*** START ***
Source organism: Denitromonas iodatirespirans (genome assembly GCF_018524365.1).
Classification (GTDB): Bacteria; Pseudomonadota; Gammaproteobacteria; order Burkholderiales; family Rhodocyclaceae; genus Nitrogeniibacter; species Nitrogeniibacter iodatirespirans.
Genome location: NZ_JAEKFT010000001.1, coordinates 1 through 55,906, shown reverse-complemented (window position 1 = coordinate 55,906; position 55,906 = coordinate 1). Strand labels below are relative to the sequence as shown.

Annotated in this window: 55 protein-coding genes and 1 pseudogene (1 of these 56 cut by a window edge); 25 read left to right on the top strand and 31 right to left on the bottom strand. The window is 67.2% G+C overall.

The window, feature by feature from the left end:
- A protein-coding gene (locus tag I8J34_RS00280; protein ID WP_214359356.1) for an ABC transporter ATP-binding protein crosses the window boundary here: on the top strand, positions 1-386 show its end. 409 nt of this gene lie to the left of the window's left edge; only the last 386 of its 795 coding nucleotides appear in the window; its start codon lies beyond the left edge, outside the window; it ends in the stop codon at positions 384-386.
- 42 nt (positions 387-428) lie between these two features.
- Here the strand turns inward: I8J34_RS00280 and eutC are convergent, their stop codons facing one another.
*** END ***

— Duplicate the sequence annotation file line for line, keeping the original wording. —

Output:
Source organism: Denitromonas iodatirespirans (genome assembly GCF_018524365.1).
Classification (GTDB): Bacteria; Pseudomonadota; Gammaproteobacteria; order Burkholderiales; family Rhodocyclaceae; genus Nitrogeniibacter; species Nitrogeniibacter iodatirespirans.
Genome location: NZ_JAEKFT010000001.1, coordinates 1 through 55,906, shown reverse-complemented (window position 1 = coordinate 55,906; position 55,906 = coordinate 1). Strand labels below are relative to the sequence as shown.

Annotated in this window: 55 protein-coding genes and 1 pseudogene (1 of these 56 cut by a window edge); 25 read left to right on the top strand and 31 right to left on the bottom strand. The window is 67.2% G+C overall.

The window, feature by feature from the left end:
- A protein-coding gene (locus tag I8J34_RS00280; protein ID WP_214359356.1) for an ABC transporter ATP-binding protein crosses the window boundary here: on the top strand, positions 1-386 show its end. 409 nt of this gene lie to the left of the window's left edge; only the last 386 of its 795 coding nucleotides appear in the window; its start codon lies beyond the left edge, outside the window; it ends in the stop codon at positions 384-386.
- 42 nt (positions 387-428) lie between these two features.
- Here the strand turns inward: I8J34_RS00280 and eutC are convergent, their stop codons facing one another.